Welcome to Telescope 2.0
Telescope 2.0 release.
What Telescope 2.0 mean?
This means that we have taken a project and improved it until a point that wasn’t a question of when or what, but the project needed a new major version because the minor ones weren’t enough to reflect the project and our work.
All the journey until we reach this point was intense and challenging.
Lead by David Humphrey, the team working on Telescope 2.0 was a mix of former students, current students from Seneca, and one developer from the open-source community.
In the beginning, as expected from a recently formed team, we had to figure out as we work on the tasks the best way of working together. I believe this could’ve been a little stressful for some of us because some of us were still trying to find where to work and how to do it. And I believe at that point; this could create a feeling of being floating in the space.
I decided to re-design the Telescope front-end and create a new logo for us. The old design wasn’t good enough to fit all the potential features that will probably land in Telescope's future. I already had worked on the Telescope front-end, so I knew the code and the design very well — and where to improve it. I might not be the perfect fit for designing Telescope since I’m not a designer, but I did my best.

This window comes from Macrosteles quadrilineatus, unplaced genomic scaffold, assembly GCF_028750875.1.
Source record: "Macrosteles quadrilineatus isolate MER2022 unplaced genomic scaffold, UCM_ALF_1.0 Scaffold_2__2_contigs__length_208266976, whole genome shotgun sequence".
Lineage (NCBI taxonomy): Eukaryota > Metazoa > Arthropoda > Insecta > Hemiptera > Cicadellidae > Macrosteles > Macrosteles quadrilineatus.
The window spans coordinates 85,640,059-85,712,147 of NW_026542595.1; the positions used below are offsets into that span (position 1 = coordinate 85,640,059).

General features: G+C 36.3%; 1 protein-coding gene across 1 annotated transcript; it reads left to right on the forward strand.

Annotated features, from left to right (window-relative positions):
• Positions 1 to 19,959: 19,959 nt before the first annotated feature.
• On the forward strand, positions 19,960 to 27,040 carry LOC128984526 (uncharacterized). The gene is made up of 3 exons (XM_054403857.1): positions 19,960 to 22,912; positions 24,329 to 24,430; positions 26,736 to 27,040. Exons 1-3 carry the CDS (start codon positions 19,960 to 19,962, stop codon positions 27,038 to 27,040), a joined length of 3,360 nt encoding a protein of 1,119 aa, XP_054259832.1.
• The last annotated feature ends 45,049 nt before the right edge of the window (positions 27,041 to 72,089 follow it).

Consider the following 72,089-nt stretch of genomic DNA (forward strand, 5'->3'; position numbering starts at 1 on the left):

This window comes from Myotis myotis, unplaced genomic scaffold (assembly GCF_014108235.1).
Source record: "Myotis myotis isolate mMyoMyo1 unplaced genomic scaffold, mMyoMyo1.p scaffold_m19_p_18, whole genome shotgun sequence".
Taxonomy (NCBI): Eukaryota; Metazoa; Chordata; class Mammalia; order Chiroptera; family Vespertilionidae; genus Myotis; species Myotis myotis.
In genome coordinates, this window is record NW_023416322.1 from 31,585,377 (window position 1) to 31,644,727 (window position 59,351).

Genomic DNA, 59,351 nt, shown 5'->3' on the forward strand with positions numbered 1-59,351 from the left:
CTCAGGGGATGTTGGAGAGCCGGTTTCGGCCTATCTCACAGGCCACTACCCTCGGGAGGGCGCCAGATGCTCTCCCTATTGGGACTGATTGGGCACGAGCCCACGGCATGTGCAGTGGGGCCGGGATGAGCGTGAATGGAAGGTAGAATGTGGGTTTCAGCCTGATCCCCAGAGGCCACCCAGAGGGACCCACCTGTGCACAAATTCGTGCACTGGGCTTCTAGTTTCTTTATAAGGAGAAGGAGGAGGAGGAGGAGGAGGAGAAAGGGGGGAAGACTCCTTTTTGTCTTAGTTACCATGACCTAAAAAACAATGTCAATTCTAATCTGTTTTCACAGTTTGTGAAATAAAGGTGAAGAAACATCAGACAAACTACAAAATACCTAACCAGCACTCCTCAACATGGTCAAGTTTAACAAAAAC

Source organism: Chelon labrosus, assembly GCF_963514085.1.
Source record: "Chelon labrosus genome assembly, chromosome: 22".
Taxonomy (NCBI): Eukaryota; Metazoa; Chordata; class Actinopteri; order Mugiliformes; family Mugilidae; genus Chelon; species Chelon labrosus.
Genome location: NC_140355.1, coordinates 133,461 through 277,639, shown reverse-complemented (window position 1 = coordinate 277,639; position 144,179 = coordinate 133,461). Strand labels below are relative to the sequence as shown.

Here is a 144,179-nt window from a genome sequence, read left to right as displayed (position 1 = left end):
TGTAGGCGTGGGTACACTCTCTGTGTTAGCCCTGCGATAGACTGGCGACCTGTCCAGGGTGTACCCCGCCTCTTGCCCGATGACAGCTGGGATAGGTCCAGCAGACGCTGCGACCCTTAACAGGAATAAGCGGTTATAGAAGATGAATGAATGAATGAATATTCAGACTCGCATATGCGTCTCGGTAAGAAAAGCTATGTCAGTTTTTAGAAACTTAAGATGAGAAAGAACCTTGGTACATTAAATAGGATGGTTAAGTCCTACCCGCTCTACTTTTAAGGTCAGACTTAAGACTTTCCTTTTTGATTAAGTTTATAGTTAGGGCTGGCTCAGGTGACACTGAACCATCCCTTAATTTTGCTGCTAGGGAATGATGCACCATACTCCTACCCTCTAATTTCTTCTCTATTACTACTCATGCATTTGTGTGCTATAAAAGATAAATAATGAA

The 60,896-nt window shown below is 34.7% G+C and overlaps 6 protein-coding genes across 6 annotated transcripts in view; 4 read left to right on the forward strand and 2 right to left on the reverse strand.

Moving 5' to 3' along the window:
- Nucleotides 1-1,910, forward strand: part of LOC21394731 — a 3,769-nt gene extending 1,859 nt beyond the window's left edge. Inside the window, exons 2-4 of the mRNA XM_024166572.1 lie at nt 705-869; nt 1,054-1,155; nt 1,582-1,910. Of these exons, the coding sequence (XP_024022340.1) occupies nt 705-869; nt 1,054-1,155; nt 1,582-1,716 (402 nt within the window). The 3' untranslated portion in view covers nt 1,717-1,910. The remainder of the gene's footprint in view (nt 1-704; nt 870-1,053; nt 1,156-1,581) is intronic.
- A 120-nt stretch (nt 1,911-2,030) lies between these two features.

One of the good parts of the designing process was receiving good feedback from the current team about the design and where to improve it.
So after David Humphrey approved my idea, the team had two tasks: Microservices and Front-end.
Some of us worked on both tasks. I only worked on the front-end.
UI and UX
To design the front-end, I had to study a little bit of UI/UX in the go, which caused some changes in the first sketches, but assuming that we were all living through a process where we need to deliver tasks while we were thinking about what we were doing, I would say that it was expected.
By learning a little bit of UI and UX, I could improve Telescope and understand how important a good UI is for a project. Because if you can deliver a good UX, the users will want to stay on your website, and the developers will feel more confident to work on the front-end code.
It was a big challenge delivering a new version every 15 days that should look good and work. That’s is where I think we touch the question where we need to look to Telescope as a product. Even if the users don’t use the entire product, they need to see the entire product to use it. So I’ve learned a lot regarding this matter.
First, I need to thanks David Humphrey for making all of this possible, for teaching us the way you do and for being on our side even when we make mistakes. Thank you so much.
The Telescope project is way more mature now, and so we are too.
It’s not about how many lines you wrote or how many commits you have done. Everyone here has a different life and a different work and study load. What matters is simple: did you tried your best? If you gave 100% that you could give to the project, I really need to thank you.
We made it as a team, and I wish we could celebrate it live, in person.
We have been learning, improving our skills while working on it, and we didn’t stop even now that we already made the release. We need a break to catch our breath and then start again.
I wish you all the best.
See you soon.